NGC 1566, a southern galaxy with an exceptionally regular spiral pattern, was observed in radio continuum at λ3.5, 6.2, 12.7 and 21.7 cm wavelengths with the Australia Telescope Compact Array (ATCA1), and in the optical Hα line with the MSSSO 1.0-m telescope. The total radio emission has a smooth nonthermal component and a thermal component associated with Hα emission. Even at λ3.5 cm the thermal emission dominates only in the western spiral arm. The nonthermal intensities require an equipartition magnetic field of 13 ±2 μG average strength, and ≃ 15-20 μG in spiral arms. For the first time linearly polarized radio emission has been detected in NGC 1566. At λ6.2 cm the highest polarized intensities with a degree of polarization p≃ 30% emerge from interarm regions, possibly a result of magnetic field compression between two spiral arms. No such phenomenon has been observed for any other spiral galaxy. As Faraday rotation is low, the B-vectors at λ6.2 cm indicate the orientations of the magnetic field lines which almost perfectly follow the optical spiral structure. No systematic variations of the field pitch angles from spiral arm to interarm regions were found, in contrast to density-wave models. The polarized emission at λ12.7 cm is 2.5-10 times lower than at λ6.2 cm. If this is due to internal Faraday dispersion in the halo of NGC 1566, we would need electron densities of ne ≳ 0.03 cm-3. We observed NGC 1566 in X-rays with the Position Sensitive Proportional Counter (PSPC) aboard the Röntgen Satellit (ROSAT). The bright nuclear region with a luminosity of Lx(0.1 -2.4 keV)= 1.0 · 1041 erg s-1 can best be fitted with a power-law spectral model of index 2.3 thai is in good agreement with the mean index for Seyfert type I galaxies. Besides the nuclear source we detected point sources in the spiral arms of NGC 1566 and extended emission (Lx = 1.4 · 1040 erg s-1) surrounding the nucleus. The extent of the radio continuum emission is similar to that of the extended X-ray emission, suggesting a link between hot gas and magnetic field. Assuming that the extended soft X-ray emission is due to a hot gaseous component, we derive an electron density ≦ 1.0 · 10-3/ √η cm-3 with an unknown volume filling factory η. This is too small to explain the observed depolarization at λ12.7 cm, indicating that the hot gas is far from radiative equilibrium, or that another component of ionized gas with lower temperature exists in the halo.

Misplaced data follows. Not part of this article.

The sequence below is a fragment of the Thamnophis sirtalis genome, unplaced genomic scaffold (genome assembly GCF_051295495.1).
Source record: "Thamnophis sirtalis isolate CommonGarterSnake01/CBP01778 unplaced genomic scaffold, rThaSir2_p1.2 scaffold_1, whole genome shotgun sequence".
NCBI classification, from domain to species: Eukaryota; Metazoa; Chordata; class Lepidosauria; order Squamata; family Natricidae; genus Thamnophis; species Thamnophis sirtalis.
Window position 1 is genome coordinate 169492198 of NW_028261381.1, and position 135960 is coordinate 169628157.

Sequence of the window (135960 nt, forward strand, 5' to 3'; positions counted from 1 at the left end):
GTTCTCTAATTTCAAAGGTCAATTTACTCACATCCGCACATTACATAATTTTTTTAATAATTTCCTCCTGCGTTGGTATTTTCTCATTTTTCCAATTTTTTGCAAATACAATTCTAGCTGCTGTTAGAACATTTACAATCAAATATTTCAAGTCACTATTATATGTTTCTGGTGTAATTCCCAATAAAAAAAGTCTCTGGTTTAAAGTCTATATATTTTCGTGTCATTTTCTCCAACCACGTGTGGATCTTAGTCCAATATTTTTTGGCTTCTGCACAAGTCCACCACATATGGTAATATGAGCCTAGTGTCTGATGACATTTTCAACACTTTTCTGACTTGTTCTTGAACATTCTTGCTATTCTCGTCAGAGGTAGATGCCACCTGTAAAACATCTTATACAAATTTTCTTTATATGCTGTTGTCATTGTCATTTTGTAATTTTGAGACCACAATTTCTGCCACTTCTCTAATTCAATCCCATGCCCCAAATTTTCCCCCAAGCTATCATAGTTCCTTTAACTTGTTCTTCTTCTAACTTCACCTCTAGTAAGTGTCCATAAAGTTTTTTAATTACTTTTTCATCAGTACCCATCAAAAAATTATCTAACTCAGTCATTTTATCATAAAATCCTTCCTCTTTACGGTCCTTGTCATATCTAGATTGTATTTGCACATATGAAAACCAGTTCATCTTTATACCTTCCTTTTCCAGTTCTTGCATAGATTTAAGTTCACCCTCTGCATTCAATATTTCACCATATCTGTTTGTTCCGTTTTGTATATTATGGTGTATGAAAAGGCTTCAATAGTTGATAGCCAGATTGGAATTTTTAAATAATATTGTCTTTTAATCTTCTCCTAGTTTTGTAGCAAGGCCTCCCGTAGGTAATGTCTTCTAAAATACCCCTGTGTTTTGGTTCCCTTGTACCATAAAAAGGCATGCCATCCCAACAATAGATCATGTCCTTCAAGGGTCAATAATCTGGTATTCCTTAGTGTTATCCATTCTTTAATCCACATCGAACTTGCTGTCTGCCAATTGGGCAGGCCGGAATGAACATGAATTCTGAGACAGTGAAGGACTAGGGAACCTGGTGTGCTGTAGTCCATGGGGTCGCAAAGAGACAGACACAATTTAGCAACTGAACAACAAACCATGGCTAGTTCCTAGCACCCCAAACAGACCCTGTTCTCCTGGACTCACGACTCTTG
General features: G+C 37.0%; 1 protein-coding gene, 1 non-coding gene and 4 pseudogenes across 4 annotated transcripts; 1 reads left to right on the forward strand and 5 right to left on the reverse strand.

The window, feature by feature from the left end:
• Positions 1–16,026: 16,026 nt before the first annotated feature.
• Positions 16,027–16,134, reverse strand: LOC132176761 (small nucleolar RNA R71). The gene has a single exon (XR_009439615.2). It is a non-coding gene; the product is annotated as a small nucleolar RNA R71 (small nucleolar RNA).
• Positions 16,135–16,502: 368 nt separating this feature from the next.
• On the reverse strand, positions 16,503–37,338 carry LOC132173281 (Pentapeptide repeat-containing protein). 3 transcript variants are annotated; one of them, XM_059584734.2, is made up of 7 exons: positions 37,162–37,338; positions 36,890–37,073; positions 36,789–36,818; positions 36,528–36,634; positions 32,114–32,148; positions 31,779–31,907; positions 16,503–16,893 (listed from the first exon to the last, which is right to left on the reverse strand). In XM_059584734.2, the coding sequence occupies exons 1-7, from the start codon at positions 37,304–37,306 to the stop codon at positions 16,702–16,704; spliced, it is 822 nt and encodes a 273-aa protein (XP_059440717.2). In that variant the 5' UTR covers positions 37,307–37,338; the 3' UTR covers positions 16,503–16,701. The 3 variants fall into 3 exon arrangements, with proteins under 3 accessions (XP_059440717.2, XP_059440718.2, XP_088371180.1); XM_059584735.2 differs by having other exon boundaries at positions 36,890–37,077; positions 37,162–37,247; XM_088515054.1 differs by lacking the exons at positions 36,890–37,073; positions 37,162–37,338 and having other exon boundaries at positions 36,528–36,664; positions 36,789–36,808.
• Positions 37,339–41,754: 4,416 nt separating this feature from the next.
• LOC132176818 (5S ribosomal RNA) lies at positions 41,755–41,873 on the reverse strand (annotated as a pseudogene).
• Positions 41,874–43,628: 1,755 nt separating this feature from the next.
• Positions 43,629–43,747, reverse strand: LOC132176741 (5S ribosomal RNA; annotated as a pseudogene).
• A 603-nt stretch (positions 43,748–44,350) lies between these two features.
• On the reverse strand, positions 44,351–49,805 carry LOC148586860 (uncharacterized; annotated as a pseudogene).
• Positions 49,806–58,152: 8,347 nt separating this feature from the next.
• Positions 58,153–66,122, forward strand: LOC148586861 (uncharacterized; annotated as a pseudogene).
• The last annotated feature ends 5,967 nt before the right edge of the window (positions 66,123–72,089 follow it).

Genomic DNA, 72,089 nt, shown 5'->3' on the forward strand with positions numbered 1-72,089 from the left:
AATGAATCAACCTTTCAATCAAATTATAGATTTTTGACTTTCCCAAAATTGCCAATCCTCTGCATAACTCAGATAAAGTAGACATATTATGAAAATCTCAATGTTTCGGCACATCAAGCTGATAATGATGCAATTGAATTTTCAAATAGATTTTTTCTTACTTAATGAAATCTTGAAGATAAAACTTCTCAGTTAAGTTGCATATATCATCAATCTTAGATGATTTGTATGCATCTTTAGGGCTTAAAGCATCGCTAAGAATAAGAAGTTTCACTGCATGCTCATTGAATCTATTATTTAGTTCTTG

|Number of pages||13|
|Journal||Astronomy and Astrophysics|
|Publication status||Published - 1 Feb 1996|
- Galaxies: individual: NGC 1566; ISM; magnetic fields
- Radio continuum: galaxies
- X-rays: galaxies